8. 8. Figure 3 Key Lifecycle ActivitiesKey Management Policy Management ElementsTo accommodate the desire for centralized key management within a scalable, distributedarchitecture, there are three distinct elements involved in the implementation of a keymanagement policy. These are described in the following sub-sections and illustrated in Figure 4.These three elements are architectural constructs and can, of course, be physically and logicallyimplemented in many different ways. In particular, it is possible to have an implementation thatco-locates all three elements, just as it is possible to have an implementation in three distinctlogical layers with a central policy definition point and multiple instances of the other twoelements.Policy Definition PointThis is the policy element responsible for the definition of policies for key management.This element is typically centralized at the highest level within the enterprise managementinfrastructure. The Policy Definition Point has no operational role that is directly associatedwith the end-point clients. It serves primarily as the central point for policy definition andcoordination and may also serve as the “root of trust” for the infrastructure. As the “root oftrust”, it may be closely associated with a PKI Certification Authority or with a Zone or DomainMaster key in a symmetric key-based system.Policy Application PointThis element is responsible for the dissemination of specific policies to lower-level elementswithin a given domain. There may typically be several of these elements within the infrastructure.The policy application point could be implemented, for example, in conjunction with a domain’sLDAP directory implementation or as part of a domain management server. This element wouldalso serve the role of a “key management server” in the NIST or IEEE KMI concept, generatingkeys or providing keys to end points in accordance with a given policy.Policy Enforcement PointThe policy enforcement points are distributed throughout the infrastructure and must beimplemented as closely as possible to (preferably within, although constraints on the end-points might make that goal impractical to achieve) the components that perform the cryptooperations. They consume the policy definitions disseminated by their applicable PolicyApplication Points and are responsible to ensure that crypto operations are only performed inaccordance with the defined policies. This element would be equivalent to the “service agent” inthe NIST or IEEE KMI.An Enterprise Guide to Understanding Key Management White Paper 8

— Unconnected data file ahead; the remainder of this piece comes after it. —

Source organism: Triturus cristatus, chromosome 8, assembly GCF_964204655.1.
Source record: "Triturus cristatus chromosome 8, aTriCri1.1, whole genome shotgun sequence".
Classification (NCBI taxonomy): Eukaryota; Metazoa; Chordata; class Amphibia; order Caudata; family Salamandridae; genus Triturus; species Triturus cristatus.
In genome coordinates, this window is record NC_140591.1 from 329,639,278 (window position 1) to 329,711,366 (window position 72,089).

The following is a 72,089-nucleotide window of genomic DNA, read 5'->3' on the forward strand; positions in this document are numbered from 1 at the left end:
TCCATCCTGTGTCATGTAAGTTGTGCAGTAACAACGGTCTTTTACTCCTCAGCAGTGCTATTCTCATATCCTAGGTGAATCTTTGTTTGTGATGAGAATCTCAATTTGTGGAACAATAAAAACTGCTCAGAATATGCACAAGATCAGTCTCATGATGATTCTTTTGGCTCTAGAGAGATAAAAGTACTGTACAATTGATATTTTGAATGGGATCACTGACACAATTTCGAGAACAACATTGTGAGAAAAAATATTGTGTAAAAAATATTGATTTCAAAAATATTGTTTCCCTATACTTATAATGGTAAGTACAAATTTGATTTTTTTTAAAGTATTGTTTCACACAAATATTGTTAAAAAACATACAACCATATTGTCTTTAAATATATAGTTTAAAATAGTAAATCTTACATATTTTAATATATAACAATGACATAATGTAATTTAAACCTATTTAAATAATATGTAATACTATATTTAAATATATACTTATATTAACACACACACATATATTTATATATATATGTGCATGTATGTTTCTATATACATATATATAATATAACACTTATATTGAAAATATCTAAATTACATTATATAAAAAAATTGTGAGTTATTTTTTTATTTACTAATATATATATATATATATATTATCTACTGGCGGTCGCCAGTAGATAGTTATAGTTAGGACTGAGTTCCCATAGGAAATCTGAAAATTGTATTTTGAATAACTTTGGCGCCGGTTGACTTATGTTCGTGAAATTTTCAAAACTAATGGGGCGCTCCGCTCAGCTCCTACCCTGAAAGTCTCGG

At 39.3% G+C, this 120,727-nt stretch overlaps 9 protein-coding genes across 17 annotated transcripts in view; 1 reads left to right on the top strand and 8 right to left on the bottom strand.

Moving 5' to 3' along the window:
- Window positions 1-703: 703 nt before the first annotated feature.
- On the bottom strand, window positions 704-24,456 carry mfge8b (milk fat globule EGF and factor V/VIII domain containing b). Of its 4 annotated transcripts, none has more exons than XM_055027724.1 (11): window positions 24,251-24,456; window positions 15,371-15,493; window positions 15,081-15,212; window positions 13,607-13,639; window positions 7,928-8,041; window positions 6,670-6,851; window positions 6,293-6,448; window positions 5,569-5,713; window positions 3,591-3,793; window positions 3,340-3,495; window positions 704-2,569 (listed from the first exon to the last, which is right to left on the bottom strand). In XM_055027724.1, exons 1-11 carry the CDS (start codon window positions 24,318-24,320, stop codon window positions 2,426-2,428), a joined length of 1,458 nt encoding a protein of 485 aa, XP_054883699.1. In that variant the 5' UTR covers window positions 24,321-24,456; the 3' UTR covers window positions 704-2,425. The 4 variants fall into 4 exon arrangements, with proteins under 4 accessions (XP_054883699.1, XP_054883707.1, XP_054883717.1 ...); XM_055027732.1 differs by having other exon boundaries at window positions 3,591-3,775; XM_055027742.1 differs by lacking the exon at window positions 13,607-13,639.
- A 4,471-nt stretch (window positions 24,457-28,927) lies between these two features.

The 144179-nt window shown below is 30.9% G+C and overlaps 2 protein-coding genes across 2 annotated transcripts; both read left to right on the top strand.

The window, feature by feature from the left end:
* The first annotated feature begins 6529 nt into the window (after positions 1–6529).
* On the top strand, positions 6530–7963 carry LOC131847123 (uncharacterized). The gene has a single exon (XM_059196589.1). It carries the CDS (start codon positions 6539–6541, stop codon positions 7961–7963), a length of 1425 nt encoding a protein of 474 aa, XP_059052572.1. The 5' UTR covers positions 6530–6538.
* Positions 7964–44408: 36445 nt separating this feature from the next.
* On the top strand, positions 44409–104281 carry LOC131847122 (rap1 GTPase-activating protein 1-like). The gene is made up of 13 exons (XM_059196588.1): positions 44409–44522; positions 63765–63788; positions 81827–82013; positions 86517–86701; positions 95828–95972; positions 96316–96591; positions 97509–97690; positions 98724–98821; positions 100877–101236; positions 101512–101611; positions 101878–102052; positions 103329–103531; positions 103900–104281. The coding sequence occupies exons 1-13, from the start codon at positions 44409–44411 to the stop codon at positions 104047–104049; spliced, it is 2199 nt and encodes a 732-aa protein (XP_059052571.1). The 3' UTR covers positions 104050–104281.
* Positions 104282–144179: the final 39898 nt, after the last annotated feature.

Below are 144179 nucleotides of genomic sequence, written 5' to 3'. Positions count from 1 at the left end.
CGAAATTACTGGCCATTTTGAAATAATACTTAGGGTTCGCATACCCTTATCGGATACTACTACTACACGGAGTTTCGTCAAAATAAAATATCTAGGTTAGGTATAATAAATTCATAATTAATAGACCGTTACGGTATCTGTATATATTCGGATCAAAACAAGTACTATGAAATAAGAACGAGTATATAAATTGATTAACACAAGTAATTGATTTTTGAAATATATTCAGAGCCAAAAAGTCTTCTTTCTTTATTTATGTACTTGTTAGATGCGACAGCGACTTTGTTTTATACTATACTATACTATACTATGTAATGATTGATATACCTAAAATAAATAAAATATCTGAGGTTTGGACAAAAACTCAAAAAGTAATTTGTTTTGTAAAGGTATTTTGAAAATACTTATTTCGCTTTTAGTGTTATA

9. 9. End-PointsThe end-points or clients are the devices that hold local copies of keys for use and providethe cryptographic services required by the enterprise’s business applications. Depending onthe nature of the operational environment and the overall level of security required by theapplications, these end-point devices may be either software or hardware implementations.End-to-End Security in the InfrastructureAlthough the focus of most of the discussion in this paper is on the ways in which keymanagement policy can be defined and enforced in support of the enterprise’s overarchingsecurity policy, it is important not to lose sight of the critical importance of security to the keymanagement infrastructure itself. From the highest level at the Policy Definition Point through tothe Policy Enforcement Points and end-point devices, consistent, strong security controls andmechanisms are needed to ensure the proper operation of the infrastructure.It would be relatively easy to, for example, put a great deal of emphasis on security at thePolicy Definition Point while allowing software end-point implementations to be used in largelyuntrustworthy environments. Conversely, it would be easy to imagine requiring the use of FIPS140-2 Level 3 hardware solutions at the end-points with the Policy Application Points beingimplemented in software running on standard server platforms. As for any security systemimplementation, a proper risk assessment should be performed on the planned key managementinfrastructure implementation to be sure that appropriate security controls are in place at alllevels of the infrastructure.Figure 4 Key Management ElementsConclusionThe key management approach described in this paper and the proposed solutionimplementation directly address the pressing need for cryptographic key management focusedon satisfying enterprise security requirements by protecting data throughout its lifecycleregardless of its presence in the infrastructure. By taking this approach enterprise-level keymanagement becomes an important enabler to solving business problems and not simplyanother piece of security technology. For a more comprehensive look at applying enterprise-levelkey management, please refer to the white paper, Applying Enterprise Security Policy and KeyManagement.About SafeNetFounded in 1983, SafeNet is a global leader in information security. SafeNet protects itscustomers’ most valuable assets, including identities, transactions, communications, dataand software licensing, throughout the data lifecycle. More than 25,000 customers acrossboth commercial enterprises and government agencies and in over 100 countries trust theirinformation security needs to SafeNet.Contact Us: For all office locations and contact information, please visit www.safenet-inc.comFollow Us:©2011 SafeNet, Inc. All rights reserved. SafeNet and SafeNet logo are registered trademarks of SafeNet.All other product names are trademarks of their respective owners. WP (EN)-03.07.11An Enterprise Guide to Understanding Key Management White Paper 9